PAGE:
Where are we in the Covid-19 vaccine race?

Published October 7, 2020
A nurse prepares Russia's 'Sputnik V' vaccine against the coronavirus for inoculation in a post-registrations trials stage at a clinic in Moscow, Russia on Sept 17. — Reuters/File
A nurse prepares Russia's 'Sputnik V' vaccine against the coronavirus for inoculation in a post-registrations trials stage at a clinic in Moscow, Russia on Sept 17. — Reuters/File

Drugmakers and research centers around the world are working on Covid-19 vaccines, with large global trials of several of the candidates involving tens of thousands of participants well underway.

As some companies close in on unveiling their initial findings — with Canadian and European regulators already reviewing early data on some vaccines — the following is what we know about the race to deliver vaccines to help end the coronavirus pandemic that has claimed over a million lives:

Who is furthest along?

US drugmaker Pfizer Inc with German partner BioNTech, US biotech Moderna Inc and Britain-based AstraZeneca in conjunction with University of Oxford researchers could provide early analyses of data from their various large trials over the next two months. Johnson & Johnson is not far behind.

What happens in these trials?

The companies are testing their vaccines against a placebo — typically saline solution — in healthy volunteers to see if the rate of Covid-19 infection among those who got the vaccine is significantly lower than in those who received the dummy shot. Neither trial participants nor researchers know who has received the vaccine or placebo until the data is ready for review, or unblinded. The studies rely on subjects becoming naturally infected with Covid-19, so how long it takes to generate results largely depends on how pervasive the virus is where the trials are being conducted. In areas with large outbreaks and community spread, infections will pile up faster.

Read: How the Oxford coronavirus vaccine works and what's next

How will we know if the vaccine works?

The United States, the European Union, the United Kingdom and the World Health Organisation have all set similar minimum standards for effectiveness. Vaccines must demonstrate at least 50 per cent efficacy — meaning at least twice as many infections among volunteers who got a placebo than in the vaccine group. Independent panels oversee the trials to monitor for safety and effectiveness since the data is hidden from companies and researchers. These data safety monitoring boards take a peek at the interim results at pre-determined milestones, such as after a certain number of people have become infected. It the vaccine is looking significantly better than the placebo, the companies can apply for emergency use, and the study may be halted or continue to its intended conclusion. A trial also can be halted if the panel determines the vaccine to be unsafe.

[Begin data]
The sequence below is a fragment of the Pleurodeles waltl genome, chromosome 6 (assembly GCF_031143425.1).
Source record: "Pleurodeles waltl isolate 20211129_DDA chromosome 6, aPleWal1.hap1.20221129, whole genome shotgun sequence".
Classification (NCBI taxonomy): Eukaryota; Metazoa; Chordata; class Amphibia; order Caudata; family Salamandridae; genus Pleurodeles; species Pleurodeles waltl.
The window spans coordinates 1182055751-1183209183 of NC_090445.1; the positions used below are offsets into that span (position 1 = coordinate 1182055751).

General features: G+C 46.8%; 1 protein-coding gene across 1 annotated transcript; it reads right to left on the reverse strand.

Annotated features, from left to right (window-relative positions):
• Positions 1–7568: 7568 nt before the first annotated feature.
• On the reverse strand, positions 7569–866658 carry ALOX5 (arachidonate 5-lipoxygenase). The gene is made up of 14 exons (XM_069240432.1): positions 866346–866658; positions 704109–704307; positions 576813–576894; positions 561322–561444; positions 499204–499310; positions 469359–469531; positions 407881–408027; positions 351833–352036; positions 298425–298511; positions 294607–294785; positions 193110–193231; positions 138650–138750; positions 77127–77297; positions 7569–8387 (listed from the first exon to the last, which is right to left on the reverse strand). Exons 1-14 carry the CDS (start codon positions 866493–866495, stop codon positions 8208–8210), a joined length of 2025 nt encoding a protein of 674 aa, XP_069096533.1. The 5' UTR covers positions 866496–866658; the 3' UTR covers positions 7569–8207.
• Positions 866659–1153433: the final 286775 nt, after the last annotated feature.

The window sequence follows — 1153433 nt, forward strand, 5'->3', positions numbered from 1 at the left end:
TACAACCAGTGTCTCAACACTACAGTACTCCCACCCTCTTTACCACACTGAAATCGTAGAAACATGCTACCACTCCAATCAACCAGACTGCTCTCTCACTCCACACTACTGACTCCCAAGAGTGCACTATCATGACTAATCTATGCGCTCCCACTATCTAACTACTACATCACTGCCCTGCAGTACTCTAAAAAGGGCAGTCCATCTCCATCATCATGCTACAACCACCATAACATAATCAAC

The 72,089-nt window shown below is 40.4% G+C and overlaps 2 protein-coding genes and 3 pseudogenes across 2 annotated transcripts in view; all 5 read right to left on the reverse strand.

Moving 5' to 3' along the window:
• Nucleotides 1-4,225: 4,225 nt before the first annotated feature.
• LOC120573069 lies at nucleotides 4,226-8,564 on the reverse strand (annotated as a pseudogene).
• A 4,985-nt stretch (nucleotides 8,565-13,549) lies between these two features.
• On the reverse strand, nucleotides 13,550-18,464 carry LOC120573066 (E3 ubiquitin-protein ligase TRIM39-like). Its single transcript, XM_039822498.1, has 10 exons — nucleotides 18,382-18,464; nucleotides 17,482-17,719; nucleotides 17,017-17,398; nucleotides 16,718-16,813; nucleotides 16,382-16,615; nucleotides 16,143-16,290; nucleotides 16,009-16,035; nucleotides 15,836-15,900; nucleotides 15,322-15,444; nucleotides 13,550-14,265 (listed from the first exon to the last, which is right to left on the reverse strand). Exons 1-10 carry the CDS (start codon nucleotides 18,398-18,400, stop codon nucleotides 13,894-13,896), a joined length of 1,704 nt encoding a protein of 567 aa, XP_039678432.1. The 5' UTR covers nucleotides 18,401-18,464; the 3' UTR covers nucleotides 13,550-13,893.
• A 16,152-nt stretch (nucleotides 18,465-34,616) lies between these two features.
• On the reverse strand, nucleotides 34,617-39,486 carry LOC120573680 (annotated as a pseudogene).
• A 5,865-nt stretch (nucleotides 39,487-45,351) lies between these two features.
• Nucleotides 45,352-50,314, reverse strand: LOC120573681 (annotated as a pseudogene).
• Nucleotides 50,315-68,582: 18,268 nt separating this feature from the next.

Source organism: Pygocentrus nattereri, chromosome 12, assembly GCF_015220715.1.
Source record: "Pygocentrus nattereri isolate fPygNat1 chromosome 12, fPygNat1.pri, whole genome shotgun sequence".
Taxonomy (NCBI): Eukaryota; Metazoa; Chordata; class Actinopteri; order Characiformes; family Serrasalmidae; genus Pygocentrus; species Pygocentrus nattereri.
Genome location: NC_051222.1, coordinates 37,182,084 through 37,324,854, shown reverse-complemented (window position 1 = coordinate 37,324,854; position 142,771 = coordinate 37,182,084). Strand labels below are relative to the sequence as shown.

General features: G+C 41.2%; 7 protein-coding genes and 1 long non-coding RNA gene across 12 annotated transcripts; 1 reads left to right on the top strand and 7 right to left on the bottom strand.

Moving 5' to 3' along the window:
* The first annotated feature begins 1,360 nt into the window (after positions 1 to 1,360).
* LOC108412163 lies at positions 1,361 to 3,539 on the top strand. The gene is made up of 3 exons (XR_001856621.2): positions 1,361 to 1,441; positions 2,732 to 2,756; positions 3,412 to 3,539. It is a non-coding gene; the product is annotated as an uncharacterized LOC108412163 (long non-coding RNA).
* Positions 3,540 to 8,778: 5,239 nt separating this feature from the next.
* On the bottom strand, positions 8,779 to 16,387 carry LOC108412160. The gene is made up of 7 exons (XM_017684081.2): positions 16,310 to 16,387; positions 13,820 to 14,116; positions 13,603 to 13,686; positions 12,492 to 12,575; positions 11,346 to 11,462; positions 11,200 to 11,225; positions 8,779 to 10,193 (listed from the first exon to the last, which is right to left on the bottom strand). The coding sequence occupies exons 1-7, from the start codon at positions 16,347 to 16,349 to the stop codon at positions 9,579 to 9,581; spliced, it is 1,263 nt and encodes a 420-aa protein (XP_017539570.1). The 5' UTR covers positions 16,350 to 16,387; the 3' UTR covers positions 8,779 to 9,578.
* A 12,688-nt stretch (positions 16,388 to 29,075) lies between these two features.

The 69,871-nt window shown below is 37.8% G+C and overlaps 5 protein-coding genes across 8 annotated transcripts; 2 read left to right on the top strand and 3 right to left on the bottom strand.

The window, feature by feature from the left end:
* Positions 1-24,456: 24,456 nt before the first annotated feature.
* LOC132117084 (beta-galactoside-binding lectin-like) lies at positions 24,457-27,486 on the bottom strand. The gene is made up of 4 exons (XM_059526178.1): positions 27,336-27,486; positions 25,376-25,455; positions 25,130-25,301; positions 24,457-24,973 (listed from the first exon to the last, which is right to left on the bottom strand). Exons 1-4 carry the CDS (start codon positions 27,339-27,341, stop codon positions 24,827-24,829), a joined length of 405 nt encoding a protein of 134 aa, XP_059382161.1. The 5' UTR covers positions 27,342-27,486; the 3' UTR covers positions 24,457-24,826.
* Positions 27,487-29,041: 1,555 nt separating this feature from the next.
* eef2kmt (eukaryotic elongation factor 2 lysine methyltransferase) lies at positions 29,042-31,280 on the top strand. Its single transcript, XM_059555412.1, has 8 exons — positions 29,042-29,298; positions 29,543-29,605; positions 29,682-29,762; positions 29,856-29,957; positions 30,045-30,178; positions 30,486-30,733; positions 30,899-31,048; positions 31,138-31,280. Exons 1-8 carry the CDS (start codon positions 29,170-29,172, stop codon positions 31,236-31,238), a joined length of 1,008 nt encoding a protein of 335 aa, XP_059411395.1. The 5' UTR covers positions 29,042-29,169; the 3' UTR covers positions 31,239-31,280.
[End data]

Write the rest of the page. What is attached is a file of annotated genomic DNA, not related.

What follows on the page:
Will regulators ensure a vaccine is safe before making it available to the public?

The US Food and Drug Administration has said it will not approve a vaccine unless it is both effective and safe. On Tuesday, it added more stringent safety guidelines for US vaccines. The FDA wants developers to follow trial subjects for at least two months after they receive their final vaccine dose to check for any side effects that may crop up. The agency will consider an emergency use authorisation (EUA) once that data is collected from at least half of the trial’s participants. The UK Medicines and Healthcare products Regulatory Agency will review the vaccines for the UK and the European Medicines Agency will review vaccines for European Union use.

When will regulators decide?

Regulators will review the vaccines after the companies have enough data to submit applications seeking an EUA or formal approval. Pfizer/BioNtech will likely know how well its vaccine works as soon as this month, while Moderna’s first look at data is more likely to come next month. AstraZeneca could provide a look at late-stage data in the next two months. Regulators for Europe and Canada are considering data on a rolling basis, as it becomes available. The UK and the US both expect speedy reviews of initial data for possible emergency use before more traditional lengthy reviews for formal commercial approvals.

Could these be the first approved coronavirus vaccines?

Yes, although China and Russia are on a similar timeline. China launched an emergency use program in July aimed at essential workers and others at high risk of infection that has vaccinated hundreds of thousands of people. At least four vaccines are far along including from China National Biotec Group (CNBG), CanSino Biologics and Sinovac. Sinovac and CNBG have said to expect early trial data as soon as November. Russia’s Gamaleya Institute has begun a 40,000-person late-stage trial and is expected to have early data at the end of October or early November. Russia has also given the vaccine to at least hundreds of “high-risk” members of the general population.

Is US authorization up to President Trump?

The FDA must make sure that the benefits of a vaccine outweigh the risks before authorisation since they are intended to be given to hundreds of millions of healthy people. However, the US Department of Health and Human Services (HHS) has the authority to override the FDA’s recommendation. US President Donald Trump has complained about the new safety guidelines that would likely delay any vaccine availability until after the Nov 3 presidential election. The Trump administration can hire and fire HHS officials, opening the possibility of political pressure to approve a vaccine.

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